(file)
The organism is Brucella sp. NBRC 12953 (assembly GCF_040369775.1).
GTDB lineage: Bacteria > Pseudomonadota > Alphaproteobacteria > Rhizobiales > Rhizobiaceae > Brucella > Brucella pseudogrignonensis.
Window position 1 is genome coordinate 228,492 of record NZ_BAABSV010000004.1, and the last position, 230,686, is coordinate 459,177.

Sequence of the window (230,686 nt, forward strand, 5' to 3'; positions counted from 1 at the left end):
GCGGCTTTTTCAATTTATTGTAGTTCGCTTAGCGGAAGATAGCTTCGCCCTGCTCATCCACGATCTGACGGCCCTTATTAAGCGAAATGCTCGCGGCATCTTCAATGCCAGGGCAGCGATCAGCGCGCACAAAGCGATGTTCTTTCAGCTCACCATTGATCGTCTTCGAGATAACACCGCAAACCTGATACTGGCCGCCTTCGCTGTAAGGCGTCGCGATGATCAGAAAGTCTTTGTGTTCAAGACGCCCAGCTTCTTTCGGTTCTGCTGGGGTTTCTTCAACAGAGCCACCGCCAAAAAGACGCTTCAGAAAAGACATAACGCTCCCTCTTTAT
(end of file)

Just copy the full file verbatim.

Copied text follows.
The organism is Brucella sp. NBRC 12953 (assembly GCF_040369775.1).
GTDB lineage: Bacteria > Pseudomonadota > Alphaproteobacteria > Rhizobiales > Rhizobiaceae > Brucella > Brucella pseudogrignonensis.
Window position 1 is genome coordinate 228,492 of record NZ_BAABSV010000004.1, and the last position, 230,686, is coordinate 459,177.

Sequence of the window (230,686 nt, forward strand, 5' to 3'; positions counted from 1 at the left end):
GCGGCTTTTTCAATTTATTGTAGTTCGCTTAGCGGAAGATAGCTTCGCCCTGCTCATCCACGATCTGACGGCCCTTATTAAGCGAAATGCTCGCGGCATCTTCAATGCCAGGGCAGCGATCAGCGCGCACAAAGCGATGTTCTTTCAGCTCACCATTGATCGTCTTCGAGATAACACCGCAAACCTGATACTGGCCGCCTTCGCTGTAAGGCGTCGCGATGATCAGAAAGTCTTTGTGTTCAAGACGCCCAGCTTCTTTCGGTTCTGCTGGGGTTTCTTCAACAGAGCCACCGCCAAAAAGACGCTTCAGAAAAGACATAACGCTCCCTCTTTAT